CITES can – and should – improve its remedial process for countries that tolerate unsustainable trade

The Convention on International Trade in Endangered Species of Wild Fauna and Flora (CITES) needs to improve how it deals with member countries that do not meet their commitment to sustainable trade, according to a study from the Institute for the Oceans and Fisheries (IOF).

On paper, CITES has teeth.

Unlike many other big, international environmental agreements, CITES can direct remedial action towards any of its 182 member countries that don’t meet their obligations. In CITES this process is called the Review of Significant Trade (RST). When CITES notices concerning patterns of reported trade, it initiates an RST and asks the country in question to prove it is trading sustainably. Countries that can’t prove sustainability are given a roadmap for improvement. If a member country fails to deliver on the requirements (formally called recommendations), CITES can suspend trade of the species.

Using the trade of seahorses as a case study, researchers from the IOF investigated whether the RST process works as intended.

They found a few big flaws.

“The main problem was at the end of the process, exports were no more sustainable than they were before the process was initiated,” said Sarah Foster, the study’s lead author and a research associate with Project Seahorse, a research unit at the IOF. “We have a Convention with a really important remedial process that is supposed to guide Parties toward sustainable trade, but instead has led to a big illegal trade problem for seahorses.”

Countries that can’t trade sustainably often choose to end exports, a policy move that is permitted by CITES. However, instead of stopping international trade, this practice can increase illegal trade. Seahorses have been a major casualty of this covert system. Indeed, research shows that 95per cent of seahorse trade through Hong Kong, a major destination for dried seahorses, is illegal. Most seahorses are traded dried for use in traditional medicines, and dried seahorses are easy to transport inconspicuously. As the demand has continued, so has the trade – despite the bans.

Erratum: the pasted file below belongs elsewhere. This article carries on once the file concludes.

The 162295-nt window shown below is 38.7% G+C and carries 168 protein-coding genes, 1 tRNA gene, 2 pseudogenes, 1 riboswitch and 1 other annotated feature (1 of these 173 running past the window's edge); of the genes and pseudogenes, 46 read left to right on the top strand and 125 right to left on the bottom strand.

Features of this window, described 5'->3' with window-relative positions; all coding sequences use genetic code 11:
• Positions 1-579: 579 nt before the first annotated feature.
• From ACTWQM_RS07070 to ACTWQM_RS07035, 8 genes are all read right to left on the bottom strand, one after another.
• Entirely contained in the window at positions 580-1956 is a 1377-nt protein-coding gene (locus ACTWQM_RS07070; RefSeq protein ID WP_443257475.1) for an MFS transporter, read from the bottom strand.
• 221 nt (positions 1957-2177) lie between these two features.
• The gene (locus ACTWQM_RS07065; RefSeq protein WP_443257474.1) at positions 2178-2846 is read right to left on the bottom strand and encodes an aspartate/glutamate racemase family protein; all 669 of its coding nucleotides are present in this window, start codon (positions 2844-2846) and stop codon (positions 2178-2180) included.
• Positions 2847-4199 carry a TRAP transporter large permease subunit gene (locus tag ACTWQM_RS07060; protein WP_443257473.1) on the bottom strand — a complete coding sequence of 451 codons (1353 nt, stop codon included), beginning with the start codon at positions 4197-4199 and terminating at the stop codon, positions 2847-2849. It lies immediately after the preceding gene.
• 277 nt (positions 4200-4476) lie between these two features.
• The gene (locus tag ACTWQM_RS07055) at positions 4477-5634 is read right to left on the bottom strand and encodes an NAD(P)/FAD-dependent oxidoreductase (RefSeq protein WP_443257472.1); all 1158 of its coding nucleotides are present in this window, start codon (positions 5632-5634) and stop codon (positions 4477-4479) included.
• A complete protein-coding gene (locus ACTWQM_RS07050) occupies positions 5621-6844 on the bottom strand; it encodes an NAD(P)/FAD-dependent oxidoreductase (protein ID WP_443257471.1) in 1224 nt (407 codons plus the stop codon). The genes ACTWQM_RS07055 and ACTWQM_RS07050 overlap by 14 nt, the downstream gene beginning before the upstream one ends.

“We would like to see countries move away from export bans and back to implementing CITES in the true spirit of [the agreement]. This means actively moving the trade towards sustainability, even if it takes time,” Foster said. “I’d rather they took small steps to get it right than creating a huge illegal trade problem.”

The study “Holding governments accountable for their commitments: CITES Review of Significant Trade for a very high-volume taxon”, published in Global Ecology and Conservation, makes many suggestions for improving the RST process.

At the top of the list is ensuring recommendations that arise from the RST, such as creating a marine protected area or doing a study to estimate seahorse populations, are practical, clear and achievable within the window of time given by CITES. Precise recommendations would allow CITES to hold Parties accountable for progress.

“CITES recommendations are very lofty,” Foster said. “They lack any metrics by which to measure success. When they say, ‘Put in place a marine protected area,’ what does that mean in practice? Does a small, unmonitored, unenforced area count as success? Recommendations need metrics, reasonable timelines and need to be more specific to the problem.”

Meaningful recommendations would empower Parties to act and empower CITES to hold member countries’ toes to the fire, according to Foster.

“The whole process will work better for the Parties. Critically, it would also work better for the species threatened by international trade,” she said.

The study is critical of the RST process and of the ineffective outcomes that it has created for the seahorse trade. However, the researchers argued that the system is far from unsalvageable.

“The reason we spend so much time working on CITES is that we see it having incredible value and being a critical tool in our conservation toolbox for seahorses, and also for thousands upon thousands of other species,” Foster said. “We did this study because we want to see CITES be all it can be.”

[cross-posted at Institute for the Oceans and Fisheries]